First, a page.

VSRs who I speak with (who surreptitiously contact me via the AFGEwebsite) tell of horrendous delays and server issues the likes of which we used to suffer decades ago in our dial up days. Frustration is so rampant that many just pay lip service to this mode and sashay electronically over to the copier to construct an illicit paper version in order to decipher it all.
Much like the fabled air war described above, simply stating that dropping 12 (or 18, or 28) VAROs into the VBMS mode will strategically change claims adjudications as we know it is akin to smoking some really good Maui Wowie followed by strapping on the rose-tinted sunglasses. Nothing changed but it looks better.
Meaningful change at the VA is coming. Make no mistake. It is long overdue and trying to rush a new product onto the market is fraught with unforeseen glitches. Ask Boeing about their new 787 batteries. Similarly, simply pronouncing that henceforth the wicked witch is dead comes with some codicils. There are 58 witches- some of which live in towns with lots of Veterans. Were we faced with converting just Fort Harrison and Sioux Falls over to VBMS, this would have been a cakewalk. Reality is a harsh taskmaster. When your planning committee has no depth like San Diego’s backfield, you need to bring in the pros from 3M and Microsoft. VA is loathe to do this. They are an “in house” club as most in the government are. They hate to delegate authority and prefer to use their own geek squad. The mentality is simple. “We have a complex system here that requires a ‘hands on’ proactive approach. No one else has the depth and finesse to accomplish this.” Therein lies the dilemma. VA feels there’s always something on the shelf to fill the bill.
Finally faced with the impossibility of scanning katrillions of pieces of paper into meaningful electronic records, they ordered out like a chinese takeout. No strictures were employed. No parameters were announced. Simply a “Take them out. Be careful and don’t lose them like we do. Scan them and bring them back. Order? We don’t care what order they’re in.”
Phase Two began an orderly scanning so they were more organized by left side, center side and right side. Phase Three was even more specific by asking for the grouping of STRS and medical evidence in a specific spot without a concerted effort to hunt all day for them. At some point I suspect a note might have appeared in the suggestion box proposing a table of contents. I might be premature on that one. My AFGE confidante isn’t sure they’ll implement it soon without additional Aspire training back in Baltimore.
While I compliment VA for their concerted and belated effort to come to grips with this problem, no one can say it was a surprise. They have been in this business for several centuries and I’d think they would absorb some of the more nascent technology as it became available. Better late than never? Yes, but by the same token, when given this golden opportunity to seize the high ground, it seems incongruous to take the least savvy path to excellence. Considering the vast quantities of money they have thrown at this and the relatively paltry returns, one might expect some serious introspection. Not the VA. Their solution? Hey, let’s go down to Orlando and have a conference and learnathon complete with VBMS karaoke. Hire a Patton lookalike for $80 K. Teach claims adjudication on the golf course.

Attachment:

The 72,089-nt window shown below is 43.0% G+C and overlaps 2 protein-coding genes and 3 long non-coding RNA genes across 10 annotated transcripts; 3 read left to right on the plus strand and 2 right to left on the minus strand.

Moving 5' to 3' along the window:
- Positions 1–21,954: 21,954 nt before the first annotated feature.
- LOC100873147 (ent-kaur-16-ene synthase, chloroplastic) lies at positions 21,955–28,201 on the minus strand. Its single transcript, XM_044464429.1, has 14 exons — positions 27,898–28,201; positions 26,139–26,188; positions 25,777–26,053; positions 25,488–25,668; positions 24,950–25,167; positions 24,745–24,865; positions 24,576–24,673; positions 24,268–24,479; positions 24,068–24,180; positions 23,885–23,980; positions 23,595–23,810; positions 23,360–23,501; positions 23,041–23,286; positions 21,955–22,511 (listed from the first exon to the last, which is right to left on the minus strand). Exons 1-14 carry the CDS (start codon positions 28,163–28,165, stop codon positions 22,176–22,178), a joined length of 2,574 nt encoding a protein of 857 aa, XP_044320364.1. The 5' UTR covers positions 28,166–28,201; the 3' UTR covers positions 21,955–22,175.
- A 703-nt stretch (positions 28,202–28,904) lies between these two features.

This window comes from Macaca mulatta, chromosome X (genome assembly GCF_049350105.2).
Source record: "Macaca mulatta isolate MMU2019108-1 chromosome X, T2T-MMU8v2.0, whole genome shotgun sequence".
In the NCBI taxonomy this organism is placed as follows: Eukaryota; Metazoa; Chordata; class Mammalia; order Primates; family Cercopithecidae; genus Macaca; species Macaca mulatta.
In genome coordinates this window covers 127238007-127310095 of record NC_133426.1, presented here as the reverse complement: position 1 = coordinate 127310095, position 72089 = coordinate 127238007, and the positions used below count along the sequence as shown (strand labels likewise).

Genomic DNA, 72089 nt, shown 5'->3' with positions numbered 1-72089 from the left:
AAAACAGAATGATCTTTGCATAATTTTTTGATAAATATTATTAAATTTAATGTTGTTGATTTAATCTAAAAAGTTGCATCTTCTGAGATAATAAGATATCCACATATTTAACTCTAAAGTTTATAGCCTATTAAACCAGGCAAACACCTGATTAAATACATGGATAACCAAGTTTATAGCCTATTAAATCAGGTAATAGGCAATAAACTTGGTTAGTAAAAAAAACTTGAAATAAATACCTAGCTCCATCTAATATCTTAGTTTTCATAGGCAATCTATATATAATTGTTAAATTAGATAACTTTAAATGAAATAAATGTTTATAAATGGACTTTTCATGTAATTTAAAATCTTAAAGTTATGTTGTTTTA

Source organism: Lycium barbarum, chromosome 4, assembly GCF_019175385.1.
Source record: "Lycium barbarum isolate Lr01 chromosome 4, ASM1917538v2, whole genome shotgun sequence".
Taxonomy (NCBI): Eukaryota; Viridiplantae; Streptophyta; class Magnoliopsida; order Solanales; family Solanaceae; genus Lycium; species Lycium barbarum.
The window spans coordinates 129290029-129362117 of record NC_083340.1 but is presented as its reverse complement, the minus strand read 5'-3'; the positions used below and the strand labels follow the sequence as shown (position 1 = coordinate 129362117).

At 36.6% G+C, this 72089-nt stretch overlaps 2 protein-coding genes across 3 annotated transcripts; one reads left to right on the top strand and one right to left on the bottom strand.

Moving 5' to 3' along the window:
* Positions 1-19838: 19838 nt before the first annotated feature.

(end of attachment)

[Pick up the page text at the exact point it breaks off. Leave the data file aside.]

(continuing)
There have been some who clammer for Shinseki’s head and Hickey’s as well. Idiot’s delight. Just when they are starting to comprehend the magnitude of the problem and come up with viable solutions, the headhunters show up and demand blood. The problem is myopia and it began aeons ago. We finally fitted them out with glasses and they can see the problem. It would be asinine now to fire the ones best equipped to solve the dilemma. It would certainly feel good but that would be followed by more confusion and a new strategic outline on how to cure the problem.
Let’s face it. We’ve been strategized to death by the bean counters. In construction, at this stage, one often hears the refrain “It’s time to shoot the engineers and begin production.” VA blithely passed that milestone in 1946. They have continued to ignore the obvious, impending signs and fiddled enough to compose innumerable concertos. The intermediate deadwood at the Central Office that dreams up all this foolishness and attempts to keep it in house has to go. It’s hard to think outside the box when the definition of “box” has so many people defining it. Put another way, I suspect we have too many chiefs and not enough Indians. Ooops. Indigenous Native Americans predisposed to living on the North American continent.
THEY DO not want it to work, or it would, THEY just wait for all those vaccines to creep up on you and then your so sick, you cant fight them, They make money for all the meds your on, and all the cool experiments They get to do to you, Most never live long enough to understand what is really going on, a DOG and PONY SHOW, We honored our oath, THEY did not.